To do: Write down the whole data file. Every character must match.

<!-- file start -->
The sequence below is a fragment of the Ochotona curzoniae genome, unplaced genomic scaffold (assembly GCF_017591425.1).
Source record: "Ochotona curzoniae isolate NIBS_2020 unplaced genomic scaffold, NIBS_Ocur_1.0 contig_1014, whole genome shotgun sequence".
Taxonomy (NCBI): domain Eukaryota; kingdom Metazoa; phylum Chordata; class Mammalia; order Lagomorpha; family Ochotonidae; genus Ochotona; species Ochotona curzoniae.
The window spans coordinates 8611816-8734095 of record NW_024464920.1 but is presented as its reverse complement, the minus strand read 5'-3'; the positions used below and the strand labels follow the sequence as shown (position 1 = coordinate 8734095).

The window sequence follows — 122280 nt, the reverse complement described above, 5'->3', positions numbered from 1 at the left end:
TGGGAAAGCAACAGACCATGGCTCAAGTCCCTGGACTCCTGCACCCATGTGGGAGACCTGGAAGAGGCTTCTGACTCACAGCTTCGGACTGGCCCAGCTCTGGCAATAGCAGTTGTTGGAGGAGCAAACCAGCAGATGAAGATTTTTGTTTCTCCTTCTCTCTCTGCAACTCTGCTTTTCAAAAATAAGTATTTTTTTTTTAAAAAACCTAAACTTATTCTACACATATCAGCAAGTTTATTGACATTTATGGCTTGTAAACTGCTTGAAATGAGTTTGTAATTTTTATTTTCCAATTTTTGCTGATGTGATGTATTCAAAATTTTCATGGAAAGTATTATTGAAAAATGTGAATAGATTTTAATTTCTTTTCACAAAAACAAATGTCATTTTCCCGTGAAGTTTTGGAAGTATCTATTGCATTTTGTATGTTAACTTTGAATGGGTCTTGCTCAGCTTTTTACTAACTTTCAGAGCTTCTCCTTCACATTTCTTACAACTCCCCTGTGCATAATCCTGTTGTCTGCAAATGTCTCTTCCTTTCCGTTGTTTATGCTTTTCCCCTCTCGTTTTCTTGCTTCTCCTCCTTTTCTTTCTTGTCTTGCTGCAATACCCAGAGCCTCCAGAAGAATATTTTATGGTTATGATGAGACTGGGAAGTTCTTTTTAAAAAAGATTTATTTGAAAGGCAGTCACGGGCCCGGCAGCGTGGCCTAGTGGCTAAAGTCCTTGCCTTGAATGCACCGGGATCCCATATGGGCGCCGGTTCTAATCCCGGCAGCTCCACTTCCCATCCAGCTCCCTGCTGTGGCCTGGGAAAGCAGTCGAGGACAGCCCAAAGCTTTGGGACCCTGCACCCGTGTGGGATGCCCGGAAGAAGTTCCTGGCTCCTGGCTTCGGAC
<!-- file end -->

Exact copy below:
The sequence below is a fragment of the Ochotona curzoniae genome, unplaced genomic scaffold (assembly GCF_017591425.1).
Source record: "Ochotona curzoniae isolate NIBS_2020 unplaced genomic scaffold, NIBS_Ocur_1.0 contig_1014, whole genome shotgun sequence".
Taxonomy (NCBI): domain Eukaryota; kingdom Metazoa; phylum Chordata; class Mammalia; order Lagomorpha; family Ochotonidae; genus Ochotona; species Ochotona curzoniae.
The window spans coordinates 8611816-8734095 of record NW_024464920.1 but is presented as its reverse complement, the minus strand read 5'-3'; the positions used below and the strand labels follow the sequence as shown (position 1 = coordinate 8734095).

The window sequence follows — 122280 nt, the reverse complement described above, 5'->3', positions numbered from 1 at the left end:
TGGGAAAGCAACAGACCATGGCTCAAGTCCCTGGACTCCTGCACCCATGTGGGAGACCTGGAAGAGGCTTCTGACTCACAGCTTCGGACTGGCCCAGCTCTGGCAATAGCAGTTGTTGGAGGAGCAAACCAGCAGATGAAGATTTTTGTTTCTCCTTCTCTCTCTGCAACTCTGCTTTTCAAAAATAAGTATTTTTTTTTTAAAAAACCTAAACTTATTCTACACATATCAGCAAGTTTATTGACATTTATGGCTTGTAAACTGCTTGAAATGAGTTTGTAATTTTTATTTTCCAATTTTTGCTGATGTGATGTATTCAAAATTTTCATGGAAAGTATTATTGAAAAATGTGAATAGATTTTAATTTCTTTTCACAAAAACAAATGTCATTTTCCCGTGAAGTTTTGGAAGTATCTATTGCATTTTGTATGTTAACTTTGAATGGGTCTTGCTCAGCTTTTTACTAACTTTCAGAGCTTCTCCTTCACATTTCTTACAACTCCCCTGTGCATAATCCTGTTGTCTGCAAATGTCTCTTCCTTTCCGTTGTTTATGCTTTTCCCCTCTCGTTTTCTTGCTTCTCCTCCTTTTCTTTCTTGTCTTGCTGCAATACCCAGAGCCTCCAGAAGAATATTTTATGGTTATGATGAGACTGGGAAGTTCTTTTTAAAAAAGATTTATTTGAAAGGCAGTCACGGGCCCGGCAGCGTGGCCTAGTGGCTAAAGTCCTTGCCTTGAATGCACCGGGATCCCATATGGGCGCCGGTTCTAATCCCGGCAGCTCCACTTCCCATCCAGCTCCCTGCTGTGGCCTGGGAAAGCAGTCGAGGACAGCCCAAAGCTTTGGGACCCTGCACCCGTGTGGGATGCCCGGAAGAAGTTCCTGGCTCCTGGCTTCGGAC